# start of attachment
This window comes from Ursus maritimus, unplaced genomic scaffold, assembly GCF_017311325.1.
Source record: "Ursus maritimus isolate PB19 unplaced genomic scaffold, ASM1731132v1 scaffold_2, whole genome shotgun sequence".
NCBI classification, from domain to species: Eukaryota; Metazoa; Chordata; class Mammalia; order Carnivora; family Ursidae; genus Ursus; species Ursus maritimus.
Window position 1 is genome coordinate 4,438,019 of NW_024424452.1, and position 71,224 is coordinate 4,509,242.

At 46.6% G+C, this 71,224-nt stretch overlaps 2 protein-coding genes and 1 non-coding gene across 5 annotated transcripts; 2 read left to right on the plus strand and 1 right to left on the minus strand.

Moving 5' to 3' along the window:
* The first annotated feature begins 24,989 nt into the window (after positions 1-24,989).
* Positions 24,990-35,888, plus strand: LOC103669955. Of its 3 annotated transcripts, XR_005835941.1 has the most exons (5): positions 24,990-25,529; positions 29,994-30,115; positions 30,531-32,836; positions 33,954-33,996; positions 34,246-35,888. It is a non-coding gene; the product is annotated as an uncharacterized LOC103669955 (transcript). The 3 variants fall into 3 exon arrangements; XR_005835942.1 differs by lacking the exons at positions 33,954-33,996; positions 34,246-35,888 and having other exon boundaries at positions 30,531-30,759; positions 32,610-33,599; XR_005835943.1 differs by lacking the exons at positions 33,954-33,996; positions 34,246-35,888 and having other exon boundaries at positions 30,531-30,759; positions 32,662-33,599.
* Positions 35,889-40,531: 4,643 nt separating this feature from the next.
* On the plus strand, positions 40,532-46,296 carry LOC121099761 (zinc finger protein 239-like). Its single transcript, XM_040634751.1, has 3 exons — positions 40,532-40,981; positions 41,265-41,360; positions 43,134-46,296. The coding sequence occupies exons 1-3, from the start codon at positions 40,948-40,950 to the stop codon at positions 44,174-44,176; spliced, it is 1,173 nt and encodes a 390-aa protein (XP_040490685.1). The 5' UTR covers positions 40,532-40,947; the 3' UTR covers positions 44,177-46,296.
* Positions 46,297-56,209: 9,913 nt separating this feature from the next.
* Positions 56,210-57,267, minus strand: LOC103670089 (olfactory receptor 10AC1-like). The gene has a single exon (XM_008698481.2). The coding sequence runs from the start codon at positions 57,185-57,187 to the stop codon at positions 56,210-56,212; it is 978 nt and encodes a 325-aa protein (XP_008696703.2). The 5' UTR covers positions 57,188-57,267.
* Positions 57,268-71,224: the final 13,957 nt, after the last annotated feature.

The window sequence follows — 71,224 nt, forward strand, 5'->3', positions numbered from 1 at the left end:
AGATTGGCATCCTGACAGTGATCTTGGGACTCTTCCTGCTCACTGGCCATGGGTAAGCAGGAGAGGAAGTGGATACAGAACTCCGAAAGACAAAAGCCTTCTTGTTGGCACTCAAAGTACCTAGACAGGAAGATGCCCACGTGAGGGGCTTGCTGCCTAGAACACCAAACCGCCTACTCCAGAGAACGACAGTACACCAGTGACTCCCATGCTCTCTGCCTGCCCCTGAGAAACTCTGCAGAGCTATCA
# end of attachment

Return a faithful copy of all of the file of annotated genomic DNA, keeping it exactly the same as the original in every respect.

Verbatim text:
This window comes from Ursus maritimus, unplaced genomic scaffold, assembly GCF_017311325.1.
Source record: "Ursus maritimus isolate PB19 unplaced genomic scaffold, ASM1731132v1 scaffold_2, whole genome shotgun sequence".
NCBI classification, from domain to species: Eukaryota; Metazoa; Chordata; class Mammalia; order Carnivora; family Ursidae; genus Ursus; species Ursus maritimus.
Window position 1 is genome coordinate 4,438,019 of NW_024424452.1, and position 71,224 is coordinate 4,509,242.

At 46.6% G+C, this 71,224-nt stretch overlaps 2 protein-coding genes and 1 non-coding gene across 5 annotated transcripts; 2 read left to right on the plus strand and 1 right to left on the minus strand.

Moving 5' to 3' along the window:
* The first annotated feature begins 24,989 nt into the window (after positions 1-24,989).
* Positions 24,990-35,888, plus strand: LOC103669955. Of its 3 annotated transcripts, XR_005835941.1 has the most exons (5): positions 24,990-25,529; positions 29,994-30,115; positions 30,531-32,836; positions 33,954-33,996; positions 34,246-35,888. It is a non-coding gene; the product is annotated as an uncharacterized LOC103669955 (transcript). The 3 variants fall into 3 exon arrangements; XR_005835942.1 differs by lacking the exons at positions 33,954-33,996; positions 34,246-35,888 and having other exon boundaries at positions 30,531-30,759; positions 32,610-33,599; XR_005835943.1 differs by lacking the exons at positions 33,954-33,996; positions 34,246-35,888 and having other exon boundaries at positions 30,531-30,759; positions 32,662-33,599.
* Positions 35,889-40,531: 4,643 nt separating this feature from the next.
* On the plus strand, positions 40,532-46,296 carry LOC121099761 (zinc finger protein 239-like). Its single transcript, XM_040634751.1, has 3 exons — positions 40,532-40,981; positions 41,265-41,360; positions 43,134-46,296. The coding sequence occupies exons 1-3, from the start codon at positions 40,948-40,950 to the stop codon at positions 44,174-44,176; spliced, it is 1,173 nt and encodes a 390-aa protein (XP_040490685.1). The 5' UTR covers positions 40,532-40,947; the 3' UTR covers positions 44,177-46,296.
* Positions 46,297-56,209: 9,913 nt separating this feature from the next.
* Positions 56,210-57,267, minus strand: LOC103670089 (olfactory receptor 10AC1-like). The gene has a single exon (XM_008698481.2). The coding sequence runs from the start codon at positions 57,185-57,187 to the stop codon at positions 56,210-56,212; it is 978 nt and encodes a 325-aa protein (XP_008696703.2). The 5' UTR covers positions 57,188-57,267.
* Positions 57,268-71,224: the final 13,957 nt, after the last annotated feature.

The window sequence follows — 71,224 nt, forward strand, 5'->3', positions numbered from 1 at the left end:
AGATTGGCATCCTGACAGTGATCTTGGGACTCTTCCTGCTCACTGGCCATGGGTAAGCAGGAGAGGAAGTGGATACAGAACTCCGAAAGACAAAAGCCTTCTTGTTGGCACTCAAAGTACCTAGACAGGAAGATGCCCACGTGAGGGGCTTGCTGCCTAGAACACCAAACCGCCTACTCCAGAGAACGACAGTACACCAGTGACTCCCATGCTCTCTGCCTGCCCCTGAGAAACTCTGCAGAGCTATCA